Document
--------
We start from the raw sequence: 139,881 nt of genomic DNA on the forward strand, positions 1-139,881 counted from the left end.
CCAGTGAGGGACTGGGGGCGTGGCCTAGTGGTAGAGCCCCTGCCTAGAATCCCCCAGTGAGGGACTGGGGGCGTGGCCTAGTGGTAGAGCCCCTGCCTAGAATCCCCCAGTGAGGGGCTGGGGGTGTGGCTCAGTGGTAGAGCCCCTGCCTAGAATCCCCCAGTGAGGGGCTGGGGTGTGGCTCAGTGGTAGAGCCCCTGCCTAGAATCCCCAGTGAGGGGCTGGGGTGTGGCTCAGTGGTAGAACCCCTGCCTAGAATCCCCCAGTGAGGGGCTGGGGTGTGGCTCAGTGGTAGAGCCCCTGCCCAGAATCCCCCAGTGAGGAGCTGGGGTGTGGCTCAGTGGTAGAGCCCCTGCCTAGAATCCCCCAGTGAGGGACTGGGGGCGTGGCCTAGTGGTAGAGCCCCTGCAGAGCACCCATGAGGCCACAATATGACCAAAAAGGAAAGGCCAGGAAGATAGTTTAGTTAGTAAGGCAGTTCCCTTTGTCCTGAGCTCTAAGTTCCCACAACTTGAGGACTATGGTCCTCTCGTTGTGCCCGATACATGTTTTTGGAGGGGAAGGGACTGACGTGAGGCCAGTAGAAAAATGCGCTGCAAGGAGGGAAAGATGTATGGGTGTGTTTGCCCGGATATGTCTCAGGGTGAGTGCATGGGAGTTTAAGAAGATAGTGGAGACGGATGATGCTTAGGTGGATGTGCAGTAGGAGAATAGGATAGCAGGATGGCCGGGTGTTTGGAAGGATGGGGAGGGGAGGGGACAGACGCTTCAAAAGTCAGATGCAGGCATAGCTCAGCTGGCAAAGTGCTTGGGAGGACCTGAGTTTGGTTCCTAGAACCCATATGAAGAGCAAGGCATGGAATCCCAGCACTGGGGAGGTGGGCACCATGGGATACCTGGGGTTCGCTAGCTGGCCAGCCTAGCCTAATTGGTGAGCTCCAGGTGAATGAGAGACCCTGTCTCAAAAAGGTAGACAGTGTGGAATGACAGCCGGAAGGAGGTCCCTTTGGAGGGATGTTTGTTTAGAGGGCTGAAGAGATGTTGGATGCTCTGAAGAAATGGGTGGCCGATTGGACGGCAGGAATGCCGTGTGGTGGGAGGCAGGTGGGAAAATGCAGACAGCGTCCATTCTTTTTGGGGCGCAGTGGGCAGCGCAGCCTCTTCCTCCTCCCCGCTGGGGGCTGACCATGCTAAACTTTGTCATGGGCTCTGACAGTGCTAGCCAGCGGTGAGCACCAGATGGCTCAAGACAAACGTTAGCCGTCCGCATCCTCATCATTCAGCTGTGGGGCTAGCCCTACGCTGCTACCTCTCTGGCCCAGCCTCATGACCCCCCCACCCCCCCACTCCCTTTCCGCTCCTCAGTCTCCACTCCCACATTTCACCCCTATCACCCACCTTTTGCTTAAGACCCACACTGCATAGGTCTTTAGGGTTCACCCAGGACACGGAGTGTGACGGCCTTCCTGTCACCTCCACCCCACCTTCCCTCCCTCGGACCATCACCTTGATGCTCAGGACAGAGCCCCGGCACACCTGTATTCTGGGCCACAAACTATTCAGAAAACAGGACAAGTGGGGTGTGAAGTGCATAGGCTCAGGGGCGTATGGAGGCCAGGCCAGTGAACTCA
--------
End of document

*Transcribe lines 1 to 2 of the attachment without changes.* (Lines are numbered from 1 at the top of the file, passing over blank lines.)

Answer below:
We start from the raw sequence: 139,881 nt of genomic DNA on the forward strand, positions 1-139,881 counted from the left end.
CCAGTGAGGGACTGGGGGCGTGGCCTAGTGGTAGAGCCCCTGCCTAGAATCCCCCAGTGAGGGACTGGGGGCGTGGCCTAGTGGTAGAGCCCCTGCCTAGAATCCCCCAGTGAGGGGCTGGGGGTGTGGCTCAGTGGTAGAGCCCCTGCCTAGAATCCCCCAGTGAGGGGCTGGGGTGTGGCTCAGTGGTAGAGCCCCTGCCTAGAATCCCCAGTGAGGGGCTGGGGTGTGGCTCAGTGGTAGAACCCCTGCCTAGAATCCCCCAGTGAGGGGCTGGGGTGTGGCTCAGTGGTAGAGCCCCTGCCCAGAATCCCCCAGTGAGGAGCTGGGGTGTGGCTCAGTGGTAGAGCCCCTGCCTAGAATCCCCCAGTGAGGGACTGGGGGCGTGGCCTAGTGGTAGAGCCCCTGCAGAGCACCCATGAGGCCACAATATGACCAAAAAGGAAAGGCCAGGAAGATAGTTTAGTTAGTAAGGCAGTTCCCTTTGTCCTGAGCTCTAAGTTCCCACAACTTGAGGACTATGGTCCTCTCGTTGTGCCCGATACATGTTTTTGGAGGGGAAGGGACTGACGTGAGGCCAGTAGAAAAATGCGCTGCAAGGAGGGAAAGATGTATGGGTGTGTTTGCCCGGATATGTCTCAGGGTGAGTGCATGGGAGTTTAAGAAGATAGTGGAGACGGATGATGCTTAGGTGGATGTGCAGTAGGAGAATAGGATAGCAGGATGGCCGGGTGTTTGGAAGGATGGGGAGGGGAGGGGACAGACGCTTCAAAAGTCAGATGCAGGCATAGCTCAGCTGGCAAAGTGCTTGGGAGGACCTGAGTTTGGTTCCTAGAACCCATATGAAGAGCAAGGCATGGAATCCCAGCACTGGGGAGGTGGGCACCATGGGATACCTGGGGTTCGCTAGCTGGCCAGCCTAGCCTAATTGGTGAGCTCCAGGTGAATGAGAGACCCTGTCTCAAAAAGGTAGACAGTGTGGAATGACAGCCGGAAGGAGGTCCCTTTGGAGGGATGTTTGTTTAGAGGGCTGAAGAGATGTTGGATGCTCTGAAGAAATGGGTGGCCGATTGGACGGCAGGAATGCCGTGTGGTGGGAGGCAGGTGGGAAAATGCAGACAGCGTCCATTCTTTTTGGGGCGCAGTGGGCAGCGCAGCCTCTTCCTCCTCCCCGCTGGGGGCTGACCATGCTAAACTTTGTCATGGGCTCTGACAGTGCTAGCCAGCGGTGAGCACCAGATGGCTCAAGACAAACGTTAGCCGTCCGCATCCTCATCATTCAGCTGTGGGGCTAGCCCTACGCTGCTACCTCTCTGGCCCAGCCTCATGACCCCCCCACCCCCCCACTCCCTTTCCGCTCCTCAGTCTCCACTCCCACATTTCACCCCTATCACCCACCTTTTGCTTAAGACCCACACTGCATAGGTCTTTAGGGTTCACCCAGGACACGGAGTGTGACGGCCTTCCTGTCACCTCCACCCCACCTTCCCTCCCTCGGACCATCACCTTGATGCTCAGGACAGAGCCCCGGCACACCTGTATTCTGGGCCACAAACTATTCAGAAAACAGGACAAGTGGGGTGTGAAGTGCATAGGCTCAGGGGCGTATGGAGGCCAGGCCAGTGAACTCA